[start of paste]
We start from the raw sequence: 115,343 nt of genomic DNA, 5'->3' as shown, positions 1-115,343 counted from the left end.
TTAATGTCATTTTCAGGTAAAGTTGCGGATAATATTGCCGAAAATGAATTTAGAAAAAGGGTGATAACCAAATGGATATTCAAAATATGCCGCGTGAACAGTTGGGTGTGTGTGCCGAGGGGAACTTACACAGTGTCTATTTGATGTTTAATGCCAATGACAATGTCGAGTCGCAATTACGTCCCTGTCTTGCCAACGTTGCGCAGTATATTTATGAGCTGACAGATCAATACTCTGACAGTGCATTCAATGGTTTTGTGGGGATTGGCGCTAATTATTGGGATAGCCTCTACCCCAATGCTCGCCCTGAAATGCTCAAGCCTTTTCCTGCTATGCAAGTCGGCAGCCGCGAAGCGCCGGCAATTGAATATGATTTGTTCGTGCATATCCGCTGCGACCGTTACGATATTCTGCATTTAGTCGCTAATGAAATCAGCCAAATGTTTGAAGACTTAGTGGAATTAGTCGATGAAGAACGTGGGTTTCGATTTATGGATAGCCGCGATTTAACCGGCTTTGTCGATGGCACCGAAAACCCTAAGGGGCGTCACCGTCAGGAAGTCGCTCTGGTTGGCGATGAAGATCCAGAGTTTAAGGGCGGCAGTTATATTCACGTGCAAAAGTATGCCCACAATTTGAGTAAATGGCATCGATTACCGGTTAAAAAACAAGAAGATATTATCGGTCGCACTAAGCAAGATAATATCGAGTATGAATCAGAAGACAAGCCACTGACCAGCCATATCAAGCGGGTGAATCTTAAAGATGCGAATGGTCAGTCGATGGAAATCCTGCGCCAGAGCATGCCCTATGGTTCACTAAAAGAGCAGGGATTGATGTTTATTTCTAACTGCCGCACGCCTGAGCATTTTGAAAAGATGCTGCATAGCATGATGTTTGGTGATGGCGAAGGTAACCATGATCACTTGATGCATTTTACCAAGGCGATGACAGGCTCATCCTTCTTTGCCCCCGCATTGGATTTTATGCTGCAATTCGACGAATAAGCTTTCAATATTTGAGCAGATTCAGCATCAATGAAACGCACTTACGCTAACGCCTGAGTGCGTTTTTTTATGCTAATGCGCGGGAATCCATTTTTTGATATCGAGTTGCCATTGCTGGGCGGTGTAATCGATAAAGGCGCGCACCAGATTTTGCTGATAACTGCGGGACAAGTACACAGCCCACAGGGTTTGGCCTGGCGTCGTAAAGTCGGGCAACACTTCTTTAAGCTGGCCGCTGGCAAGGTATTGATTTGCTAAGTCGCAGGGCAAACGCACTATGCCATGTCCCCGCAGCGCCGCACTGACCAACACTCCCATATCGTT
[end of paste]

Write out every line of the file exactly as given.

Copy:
We start from the raw sequence: 115,343 nt of genomic DNA, 5'->3' as shown, positions 1-115,343 counted from the left end.
TTAATGTCATTTTCAGGTAAAGTTGCGGATAATATTGCCGAAAATGAATTTAGAAAAAGGGTGATAACCAAATGGATATTCAAAATATGCCGCGTGAACAGTTGGGTGTGTGTGCCGAGGGGAACTTACACAGTGTCTATTTGATGTTTAATGCCAATGACAATGTCGAGTCGCAATTACGTCCCTGTCTTGCCAACGTTGCGCAGTATATTTATGAGCTGACAGATCAATACTCTGACAGTGCATTCAATGGTTTTGTGGGGATTGGCGCTAATTATTGGGATAGCCTCTACCCCAATGCTCGCCCTGAAATGCTCAAGCCTTTTCCTGCTATGCAAGTCGGCAGCCGCGAAGCGCCGGCAATTGAATATGATTTGTTCGTGCATATCCGCTGCGACCGTTACGATATTCTGCATTTAGTCGCTAATGAAATCAGCCAAATGTTTGAAGACTTAGTGGAATTAGTCGATGAAGAACGTGGGTTTCGATTTATGGATAGCCGCGATTTAACCGGCTTTGTCGATGGCACCGAAAACCCTAAGGGGCGTCACCGTCAGGAAGTCGCTCTGGTTGGCGATGAAGATCCAGAGTTTAAGGGCGGCAGTTATATTCACGTGCAAAAGTATGCCCACAATTTGAGTAAATGGCATCGATTACCGGTTAAAAAACAAGAAGATATTATCGGTCGCACTAAGCAAGATAATATCGAGTATGAATCAGAAGACAAGCCACTGACCAGCCATATCAAGCGGGTGAATCTTAAAGATGCGAATGGTCAGTCGATGGAAATCCTGCGCCAGAGCATGCCCTATGGTTCACTAAAAGAGCAGGGATTGATGTTTATTTCTAACTGCCGCACGCCTGAGCATTTTGAAAAGATGCTGCATAGCATGATGTTTGGTGATGGCGAAGGTAACCATGATCACTTGATGCATTTTACCAAGGCGATGACAGGCTCATCCTTCTTTGCCCCCGCATTGGATTTTATGCTGCAATTCGACGAATAAGCTTTCAATATTTGAGCAGATTCAGCATCAATGAAACGCACTTACGCTAACGCCTGAGTGCGTTTTTTTATGCTAATGCGCGGGAATCCATTTTTTGATATCGAGTTGCCATTGCTGGGCGGTGTAATCGATAAAGGCGCGCACCAGATTTTGCTGATAACTGCGGGACAAGTACACAGCCCACAGGGTTTGGCCTGGCGTCGTAAAGTCGGGCAACACTTCTTTAAGCTGGCCGCTGGCAAGGTATTGATTTGCTAAGTCGCAGGGCAAACGCACTATGCCATGTCCCCGCAGCGCCGCACTGACCAACACTCCCATATCGTT